The legendary former garage-punks, recently covered by
Bruce Springsteen, break new ground with two albums that are the same – but
different. Why would a band re-record their new album in its entirety and then
release them both at the same time? Because, as leader Chris Bailey puts it, »it’s
both sides of The Saints in one package«. And so the deluxe debut European
release of their »King of the Sun« features not only that album – a beautiful,
expansive collection that harks back to Saints high points like »Ghost Ships« –
but also a freshly recorded rock’n’roll take on exactly the same set of songs,
recorded as live, and called »King of the Midnight Sun«.
»I’m very proud of the
studio album as a listening piece«, says Chris. »It’s lyrical, musical, an exploration
of songwriting. ›Midnight‹ is more a celebration of the strengths of a rock band.
There's a swagger on it that there isn't on the original.«
The impetus for the
added recording came from the recent reintroduction to The Saints of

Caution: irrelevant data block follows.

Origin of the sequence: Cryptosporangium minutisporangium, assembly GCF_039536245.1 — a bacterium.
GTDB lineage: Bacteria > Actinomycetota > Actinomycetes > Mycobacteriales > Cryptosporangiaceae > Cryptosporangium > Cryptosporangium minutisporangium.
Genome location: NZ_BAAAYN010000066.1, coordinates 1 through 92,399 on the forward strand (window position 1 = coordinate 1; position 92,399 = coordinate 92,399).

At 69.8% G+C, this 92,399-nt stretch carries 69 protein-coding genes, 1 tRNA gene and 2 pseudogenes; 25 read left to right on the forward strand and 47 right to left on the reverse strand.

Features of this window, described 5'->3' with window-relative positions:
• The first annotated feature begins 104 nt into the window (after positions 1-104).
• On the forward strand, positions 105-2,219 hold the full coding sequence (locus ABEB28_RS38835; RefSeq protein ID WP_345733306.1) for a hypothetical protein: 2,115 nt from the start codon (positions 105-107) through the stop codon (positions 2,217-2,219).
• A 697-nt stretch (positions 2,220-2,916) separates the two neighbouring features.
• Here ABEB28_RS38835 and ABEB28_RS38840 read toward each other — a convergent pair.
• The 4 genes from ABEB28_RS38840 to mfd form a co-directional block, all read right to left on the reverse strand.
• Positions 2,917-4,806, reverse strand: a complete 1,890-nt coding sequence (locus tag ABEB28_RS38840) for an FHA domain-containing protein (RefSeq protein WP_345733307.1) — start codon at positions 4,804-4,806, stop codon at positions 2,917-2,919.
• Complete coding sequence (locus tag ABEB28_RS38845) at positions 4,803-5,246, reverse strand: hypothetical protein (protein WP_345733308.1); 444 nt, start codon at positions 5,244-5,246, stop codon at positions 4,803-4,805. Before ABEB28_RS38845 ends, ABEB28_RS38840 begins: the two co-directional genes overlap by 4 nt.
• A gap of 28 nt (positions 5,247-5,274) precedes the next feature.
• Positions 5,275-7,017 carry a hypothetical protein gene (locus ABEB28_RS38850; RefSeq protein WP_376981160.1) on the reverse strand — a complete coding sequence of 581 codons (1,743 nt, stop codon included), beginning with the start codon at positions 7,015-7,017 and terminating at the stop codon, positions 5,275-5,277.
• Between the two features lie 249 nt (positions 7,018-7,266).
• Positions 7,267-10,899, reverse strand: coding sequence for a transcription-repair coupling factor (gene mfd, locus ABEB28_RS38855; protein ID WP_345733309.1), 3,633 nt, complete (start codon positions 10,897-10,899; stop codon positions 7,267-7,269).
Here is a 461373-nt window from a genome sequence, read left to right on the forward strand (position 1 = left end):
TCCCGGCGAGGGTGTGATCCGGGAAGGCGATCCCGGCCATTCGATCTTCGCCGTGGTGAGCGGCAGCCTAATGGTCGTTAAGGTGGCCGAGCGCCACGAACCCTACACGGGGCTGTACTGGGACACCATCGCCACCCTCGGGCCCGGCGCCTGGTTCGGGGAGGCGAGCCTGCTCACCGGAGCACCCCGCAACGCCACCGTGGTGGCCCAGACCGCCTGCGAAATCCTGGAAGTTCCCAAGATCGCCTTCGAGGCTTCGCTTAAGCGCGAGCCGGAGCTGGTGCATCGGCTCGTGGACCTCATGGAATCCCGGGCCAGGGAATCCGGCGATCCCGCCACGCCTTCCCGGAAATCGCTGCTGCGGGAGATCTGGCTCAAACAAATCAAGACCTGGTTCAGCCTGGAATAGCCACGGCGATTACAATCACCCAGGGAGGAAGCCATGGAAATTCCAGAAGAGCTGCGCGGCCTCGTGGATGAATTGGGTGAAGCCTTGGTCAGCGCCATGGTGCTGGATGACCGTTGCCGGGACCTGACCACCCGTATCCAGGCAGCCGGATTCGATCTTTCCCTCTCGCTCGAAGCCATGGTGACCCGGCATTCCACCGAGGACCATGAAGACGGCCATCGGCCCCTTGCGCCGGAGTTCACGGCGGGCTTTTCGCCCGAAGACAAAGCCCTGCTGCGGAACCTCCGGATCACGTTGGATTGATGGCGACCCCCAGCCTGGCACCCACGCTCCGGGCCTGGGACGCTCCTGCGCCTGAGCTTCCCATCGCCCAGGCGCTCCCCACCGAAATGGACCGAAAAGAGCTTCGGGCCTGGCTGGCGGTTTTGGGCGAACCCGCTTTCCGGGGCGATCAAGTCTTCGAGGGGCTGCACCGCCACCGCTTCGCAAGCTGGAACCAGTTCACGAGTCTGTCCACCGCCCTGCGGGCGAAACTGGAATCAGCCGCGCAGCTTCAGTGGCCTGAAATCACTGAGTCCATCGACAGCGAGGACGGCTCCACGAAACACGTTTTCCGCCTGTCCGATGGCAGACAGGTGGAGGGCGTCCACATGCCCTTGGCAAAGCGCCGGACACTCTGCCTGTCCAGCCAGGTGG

Barrington Francis, who played in the band from 1979 to 1989.
»There’s magic that happens when Barrington, Peter [Wilkinson, the drummer] and I get together,« says Chris. »In this technological world where everything is nine million tracks on computer it’s very important to retain the immediacy of
rock’n’roll, to keep that earthy, organic, primitive side. If you can type, you can
type an album these days, but there’s something that happens when you rely on
people playing together.«
The Saints have reached a huge new audience thanks
to Bruce Springsteen, who covered their »Just Like Fire Would« on his 2014
global No 1 album, »High Hopes«. »Bruce told me: ›I bought the album when it
came out and I've always really loved that song‹,« says Chris. »I’d known that
he’d done the song live on his last tour, but I never in my wildest imagining
thought he'd release it.«
It’s the latest development in the career of a band that
found themselves at the forefront of the punk revolution with the release of
their era-defining single »(I’m) Stranded« in 1976, (»NME« made it Single of the
Week; »Sounds« made it Single of the Year; and EMI executives raced to sign
them), that led to »Top of the Pops«, and a stack of classic albums. Since then
The Saints have one moment blasted out the most raucous rock’n’roll, and the
next created some the most affecting, emotional lyricism, and often even done
it at the same time.
Chris Bailey’s songwriting has always been key to The
Saints. »My job is to come up with vignettes that make sense on a poetic,
intellectual and artistic level, and in in the context of a rock’n’roll band, which is
what I always want The Saints to be,« he says.